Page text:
MARCH 4 (Green Bay) - Verne Lewellen announced Monday night that the Green Bay Packers made money in 1957 - but not too much. Lewellen, the general manager for the team, told a Board of Directors meeting that the team's main chances for increased revenue in the future apparently are on home ground. "The financial report shows a net profit of $50,130 before taxes," Lewellen said, "and $27,433 after taxes were paid." A recommendation of a special 8-man committee calling for a split of four games at Green Bay and two in Milwaukee was unanimously adopted for the 1958 season. Since 1952 the team played three games in Green Bay and three in Milwaukee. Lewellen said that the average check received from each game played on the road last season was $51,000. He said the smallest was received in Pittsburgh, a check for $33,000, and the largest in San Francisco, $60,000. As its main reason for the split, the special committee said that a new stadium with a seating capacity of 32,150 was built in Green Bay primarily for the use of the team. The committee said that in 1957 the stadium was filled to capacity for all three games and attendance was greater than in Milwaukee. It is felt that the fans in the Green Bay area, the committee said, deserve four games in appreciation for their building a new stadium for the Packers and their fine support. In 1957 Green Bay outdrew Milwaukee 96,322 to 64,781 in paid admissions. It was the fourth consecutive year that the Packers finished in the black under Lewellen. The team now has a surplus of $170,426. Fourteen directors were re-elected, plus one new member. He is John S. Stiles of De Pere. The directors also paid tribute to two executive directors of the club who died recently. They were Russell W. Bogda, president of the club, and Emil R. Fischer, chairman of the board and former president.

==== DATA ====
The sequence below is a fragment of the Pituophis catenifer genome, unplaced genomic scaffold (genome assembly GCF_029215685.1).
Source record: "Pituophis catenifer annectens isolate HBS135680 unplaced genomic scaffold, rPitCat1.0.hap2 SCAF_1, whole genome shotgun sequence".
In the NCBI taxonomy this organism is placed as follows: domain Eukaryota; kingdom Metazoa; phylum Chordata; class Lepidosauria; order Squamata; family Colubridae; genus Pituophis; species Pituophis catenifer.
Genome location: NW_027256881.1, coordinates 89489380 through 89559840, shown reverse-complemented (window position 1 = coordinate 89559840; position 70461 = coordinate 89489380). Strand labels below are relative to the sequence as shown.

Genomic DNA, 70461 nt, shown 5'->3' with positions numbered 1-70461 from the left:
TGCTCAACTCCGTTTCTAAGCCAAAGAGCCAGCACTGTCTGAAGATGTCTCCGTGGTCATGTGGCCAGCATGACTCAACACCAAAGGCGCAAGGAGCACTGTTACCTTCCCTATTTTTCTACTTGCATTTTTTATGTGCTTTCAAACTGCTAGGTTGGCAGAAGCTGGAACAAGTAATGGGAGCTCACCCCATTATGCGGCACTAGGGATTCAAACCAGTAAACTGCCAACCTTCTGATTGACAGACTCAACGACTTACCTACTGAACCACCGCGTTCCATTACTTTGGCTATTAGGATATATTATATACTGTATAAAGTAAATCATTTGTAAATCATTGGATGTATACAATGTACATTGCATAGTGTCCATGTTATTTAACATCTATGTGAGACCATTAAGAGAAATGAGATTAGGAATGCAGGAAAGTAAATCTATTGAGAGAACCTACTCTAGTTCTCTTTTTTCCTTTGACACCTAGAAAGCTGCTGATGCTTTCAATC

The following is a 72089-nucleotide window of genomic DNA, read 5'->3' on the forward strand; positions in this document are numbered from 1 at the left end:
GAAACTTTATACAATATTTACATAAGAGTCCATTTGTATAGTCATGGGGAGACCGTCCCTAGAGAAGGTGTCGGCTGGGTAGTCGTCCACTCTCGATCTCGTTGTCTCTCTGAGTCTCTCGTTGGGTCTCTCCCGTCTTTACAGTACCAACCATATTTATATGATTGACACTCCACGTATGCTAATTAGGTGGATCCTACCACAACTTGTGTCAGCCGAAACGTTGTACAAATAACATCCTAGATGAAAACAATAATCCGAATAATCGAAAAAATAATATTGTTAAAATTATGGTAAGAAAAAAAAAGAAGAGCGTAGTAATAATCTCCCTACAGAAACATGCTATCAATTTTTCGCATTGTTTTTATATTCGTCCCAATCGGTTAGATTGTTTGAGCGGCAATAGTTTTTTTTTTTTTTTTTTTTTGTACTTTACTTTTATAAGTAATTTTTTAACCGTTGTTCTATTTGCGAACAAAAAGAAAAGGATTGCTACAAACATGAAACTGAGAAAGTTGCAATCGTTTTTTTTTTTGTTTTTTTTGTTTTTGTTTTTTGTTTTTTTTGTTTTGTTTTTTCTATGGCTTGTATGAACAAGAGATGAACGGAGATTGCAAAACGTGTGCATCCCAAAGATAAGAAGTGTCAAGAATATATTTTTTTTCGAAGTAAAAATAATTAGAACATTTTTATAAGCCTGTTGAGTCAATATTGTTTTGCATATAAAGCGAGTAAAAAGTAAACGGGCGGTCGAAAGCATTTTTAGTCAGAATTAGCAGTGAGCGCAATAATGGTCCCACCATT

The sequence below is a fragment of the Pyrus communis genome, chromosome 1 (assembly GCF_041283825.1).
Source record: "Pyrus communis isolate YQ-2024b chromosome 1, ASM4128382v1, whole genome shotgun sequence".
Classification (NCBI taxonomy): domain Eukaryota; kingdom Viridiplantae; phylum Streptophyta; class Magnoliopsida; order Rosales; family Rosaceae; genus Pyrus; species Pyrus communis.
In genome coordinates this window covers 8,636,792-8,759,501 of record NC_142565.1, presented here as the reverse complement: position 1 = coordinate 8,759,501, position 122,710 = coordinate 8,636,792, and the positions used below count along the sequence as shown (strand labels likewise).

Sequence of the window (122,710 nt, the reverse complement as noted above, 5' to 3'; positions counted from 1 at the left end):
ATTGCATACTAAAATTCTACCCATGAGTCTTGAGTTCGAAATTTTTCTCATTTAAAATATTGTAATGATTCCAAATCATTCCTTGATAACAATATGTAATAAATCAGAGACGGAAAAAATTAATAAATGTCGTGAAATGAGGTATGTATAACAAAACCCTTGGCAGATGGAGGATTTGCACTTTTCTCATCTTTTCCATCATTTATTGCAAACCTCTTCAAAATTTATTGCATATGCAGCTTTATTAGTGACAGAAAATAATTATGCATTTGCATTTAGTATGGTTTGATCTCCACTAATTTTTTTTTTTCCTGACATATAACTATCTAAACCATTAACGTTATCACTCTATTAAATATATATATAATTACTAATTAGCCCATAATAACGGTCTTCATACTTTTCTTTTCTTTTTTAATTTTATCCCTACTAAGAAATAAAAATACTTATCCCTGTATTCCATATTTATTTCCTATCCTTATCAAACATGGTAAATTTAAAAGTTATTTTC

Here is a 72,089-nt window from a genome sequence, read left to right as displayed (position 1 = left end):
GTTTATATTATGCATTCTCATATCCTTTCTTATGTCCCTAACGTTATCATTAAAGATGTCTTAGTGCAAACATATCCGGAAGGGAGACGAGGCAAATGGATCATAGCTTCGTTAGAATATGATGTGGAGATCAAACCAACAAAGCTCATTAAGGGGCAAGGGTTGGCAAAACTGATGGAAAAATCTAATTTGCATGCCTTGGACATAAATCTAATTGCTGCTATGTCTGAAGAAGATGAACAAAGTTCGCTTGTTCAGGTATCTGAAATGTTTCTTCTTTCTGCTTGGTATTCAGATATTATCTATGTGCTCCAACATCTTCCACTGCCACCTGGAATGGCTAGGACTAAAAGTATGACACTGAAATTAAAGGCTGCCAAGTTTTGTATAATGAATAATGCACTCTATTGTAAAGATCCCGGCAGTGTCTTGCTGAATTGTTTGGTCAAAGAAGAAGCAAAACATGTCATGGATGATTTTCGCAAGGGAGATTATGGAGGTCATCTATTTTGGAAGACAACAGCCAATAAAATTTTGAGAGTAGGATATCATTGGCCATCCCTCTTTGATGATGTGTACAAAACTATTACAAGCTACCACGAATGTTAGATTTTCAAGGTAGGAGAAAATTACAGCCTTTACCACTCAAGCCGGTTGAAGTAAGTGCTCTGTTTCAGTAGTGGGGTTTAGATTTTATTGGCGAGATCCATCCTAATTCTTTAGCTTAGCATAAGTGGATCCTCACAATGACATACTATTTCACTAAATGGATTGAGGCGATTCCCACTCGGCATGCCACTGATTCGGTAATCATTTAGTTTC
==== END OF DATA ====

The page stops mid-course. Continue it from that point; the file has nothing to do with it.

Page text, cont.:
MARCH 5 (Green Bay) - Packer coach Ray (Scooter) McLean came up with a needed slotback and a defensive tackles from the Washington Redskins Tuesday, but he had to give up two proven defensive halfbacks, Doyle Nix and John Petitbon. Making his first trade since taking over the Green Bay reigns, McLean acquired 2-year veteran Steve Meilinger, who will fit into the slotback picture, and J.D. Kimmel, a 250 pounder who should help plug up the gaping defensive tackles holes. "I really wanted Meilinger," McLean happily explained from his Green Bay office. "He's the same type of a scrapper as our Ron Kramer. And he'll be used as a slotback (Kramer's position). As of now, I don't know how Kramer's leg will be." The Packers' rookie slotback broke his leg at Los Angeles last December. Not only the Packers, but the Air Force will be watching Kramer's progress. If Kramer passes a physical exam in May, he will be playing in Air Force blue for three long years. McLean said he took Kimmel, a 3-year vet, to strengthen his thin defensive tackles posts, manned only by veterans Dave Hanner and Jerry Helluin. Although he broke a leg in an exhibition last September and was out through the regular season, Kimmel likely could have moved right back into his old position with the 'Skins. He'll have a job waiting for him in Green Bay instead. McLean reluctantly gave up Nix, who has spent the last two years in the Air Force after starring for the Packers as a rookie in 1955. "But we're pretty well off with defensive halfbacks like Bobby Dillon, Hank Gremminger, Johnny Symank and Billy Kinard. And we have a highly recommended rookie in Earl Miller from Baylor." The Redskins may have trouble signing Petitbon, and it's possible Kimmel will be a bit of a problem for Green Bay. Petitbon said at his home in New Orleans Tuesday night, "I have no intention whatsoever of playing again." If this holds true, the Packers will owe the Redskins a 1959 draft choice. Kimmel, now reported in good physical condition, has said in the past that he also intended to quit the game. He indicated as much in 1956 but was on hand when the Redskins started pre-season training in 1957. Both Nix and Petitbon should have little trouble making the grade at Washington. Safetyman Norb Hecker and Joe Scudero are doubtful quantities because of injuries, and Don Shula recently quit to take a college coaching position. McLean, promising every effort to get the best football players and utilize them in the best way, said more trades could be on tap.